This is just one example of the many ways that hidden disabilities are minimised and invalidated in contemporary society. And without more open discussion on the subject this sort of denial is never going to diminish. The important thing to consider when thinking about this issue is that things are not always what they seem. A person may very well look and seem as though they’re managing, but this doesn’t mean they’re not fighting an internal battle.
A documentary exploring the nature of ADHD and the neurological affects of the condition is available to view on BBC iPlayer. Those interested can watch here.
When I relocated from London to Bristol earlier this year I wasn’t expecting to end up claiming benefits. With a bit of money in the bank, some festival work lined up, and several job applications underway, I genuinely believed that I would be able to support myself. Had my reasons for leaving London been different (I’ll save the details for another time) then I would have done the sensible thing and made sure that I had a permanent job lined up before moving. But with my circumstances being what they were, the most important thing to me at the time was returning quickly to where my family and friends are.
Had I realised just how little support would be available to me when I failed to find a job as quickly as I’d hoped, I may have done things a little differently.
The first problem I encountered after applying for Universal Credit was the unexpectedly long processing time. Having to wait over a month for my claim to be approved meant that I completely ran out of cash before my first payment arrived. Aware of how unhelpful this is for people with no money, Universal Credit offers advance payments to cover living costs during this time. Desperate for cash a few weeks after applying, I borrowed £300 under the agreement that this would be repaid out of my forthcoming allowance over a period of six months. So, before knowing how much money I was entitled to, or if my application had even been approved, I’d already accumulated a substantial new debt with the very system that I’d turned to for financial support. Great.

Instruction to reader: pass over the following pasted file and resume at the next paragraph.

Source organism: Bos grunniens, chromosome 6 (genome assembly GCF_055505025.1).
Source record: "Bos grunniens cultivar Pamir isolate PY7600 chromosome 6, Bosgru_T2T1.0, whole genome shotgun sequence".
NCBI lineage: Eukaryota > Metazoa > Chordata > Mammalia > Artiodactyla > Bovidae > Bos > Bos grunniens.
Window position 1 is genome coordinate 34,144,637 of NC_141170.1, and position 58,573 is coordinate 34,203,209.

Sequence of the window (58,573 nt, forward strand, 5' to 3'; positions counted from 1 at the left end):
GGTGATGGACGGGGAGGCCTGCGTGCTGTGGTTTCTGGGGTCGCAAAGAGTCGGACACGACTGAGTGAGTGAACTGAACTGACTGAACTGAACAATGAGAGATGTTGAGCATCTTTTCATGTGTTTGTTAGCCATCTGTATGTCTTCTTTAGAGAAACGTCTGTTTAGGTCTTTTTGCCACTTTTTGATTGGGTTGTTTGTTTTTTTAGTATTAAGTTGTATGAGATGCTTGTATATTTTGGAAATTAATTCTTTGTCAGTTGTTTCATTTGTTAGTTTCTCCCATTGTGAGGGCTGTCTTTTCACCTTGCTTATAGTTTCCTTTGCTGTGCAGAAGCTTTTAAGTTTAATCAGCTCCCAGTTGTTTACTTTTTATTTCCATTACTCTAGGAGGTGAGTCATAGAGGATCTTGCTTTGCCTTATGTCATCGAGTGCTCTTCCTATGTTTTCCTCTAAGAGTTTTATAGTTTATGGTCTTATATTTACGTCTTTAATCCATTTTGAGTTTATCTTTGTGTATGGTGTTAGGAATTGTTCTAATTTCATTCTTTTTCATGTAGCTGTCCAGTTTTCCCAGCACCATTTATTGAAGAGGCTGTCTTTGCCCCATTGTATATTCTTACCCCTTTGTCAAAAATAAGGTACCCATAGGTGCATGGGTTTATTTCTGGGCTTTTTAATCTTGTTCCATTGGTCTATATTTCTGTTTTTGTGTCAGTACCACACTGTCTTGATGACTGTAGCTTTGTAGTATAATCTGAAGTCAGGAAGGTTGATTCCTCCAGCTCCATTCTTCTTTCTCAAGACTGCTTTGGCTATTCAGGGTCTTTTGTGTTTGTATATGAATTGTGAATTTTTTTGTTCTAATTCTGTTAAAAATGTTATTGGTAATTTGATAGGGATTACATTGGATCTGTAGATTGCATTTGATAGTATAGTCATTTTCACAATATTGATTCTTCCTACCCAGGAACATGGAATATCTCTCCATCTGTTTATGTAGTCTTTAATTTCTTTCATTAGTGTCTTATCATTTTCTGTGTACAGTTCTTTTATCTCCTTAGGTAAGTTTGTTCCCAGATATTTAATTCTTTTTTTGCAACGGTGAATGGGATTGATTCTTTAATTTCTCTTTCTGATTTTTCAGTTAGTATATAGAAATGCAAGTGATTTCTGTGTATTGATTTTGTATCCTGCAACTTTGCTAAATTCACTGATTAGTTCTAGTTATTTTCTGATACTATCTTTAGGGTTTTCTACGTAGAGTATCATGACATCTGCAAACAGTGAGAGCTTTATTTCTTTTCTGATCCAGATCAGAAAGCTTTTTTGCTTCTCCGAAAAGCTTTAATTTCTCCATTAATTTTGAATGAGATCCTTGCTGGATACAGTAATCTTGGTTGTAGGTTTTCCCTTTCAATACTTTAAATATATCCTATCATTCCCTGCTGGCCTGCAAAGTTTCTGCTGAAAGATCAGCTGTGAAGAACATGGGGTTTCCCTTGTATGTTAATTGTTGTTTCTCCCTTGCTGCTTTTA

I’m extremely lucky to have an understanding landlord, and family and friends who are able and willing to help.
Six weeks later I received notification that £559 would be paid to me every month until my circumstances change. With my rent alone coming in at £650 per month, this news came as a bit of a shock. When I called the contact centre (charged at 45p per minute) to question the decision, I was told that nothing could be done to help. Why? Because people under the age of 35 are expected to live in shared accommodation, and are therefore not eligible for full housing support if they choose to live alone, as I have.
Lacking enough funds at this stage to cover my rent, let alone any bills or food, I found myself in bit of a pickle. Little did I know things were only going to get worse.
Part of the deal with Universal Credit is that a percentage of any earnings you make from employment is deducted from your monthly allowance. Whilst I was aware of this and think it’s fair, at no point did I consider that the processing of deductions might be delayed. Instead of accounting for the the bit of work that I did a few months ago straight away, Universal Credit has only just processed the deduction, several weeks after the wages were paid into my account. With no other income coming in until the end of this month due to unexpected illness and subsequent hospitalisation, this delay has had an enormous impact on my finances, leaving me with just over £100 to cover all of my outgoings.
So, how have I managed with so little money over the last few months? Well, I’m extremely lucky to have an understanding landlord, and family and friends who are able and willing to help. But it’s scary to imagine how many people must be struggling to make ends meet right now. Without the hot dinners and financial help that I’ve received from my nearest and dearest I would currently be very hungry and in hundreds of pounds worth of debt with my landlord, if not homeless. For those who aren’t so lucky and don’t have anyone to turn to, the outlook is pretty bleak.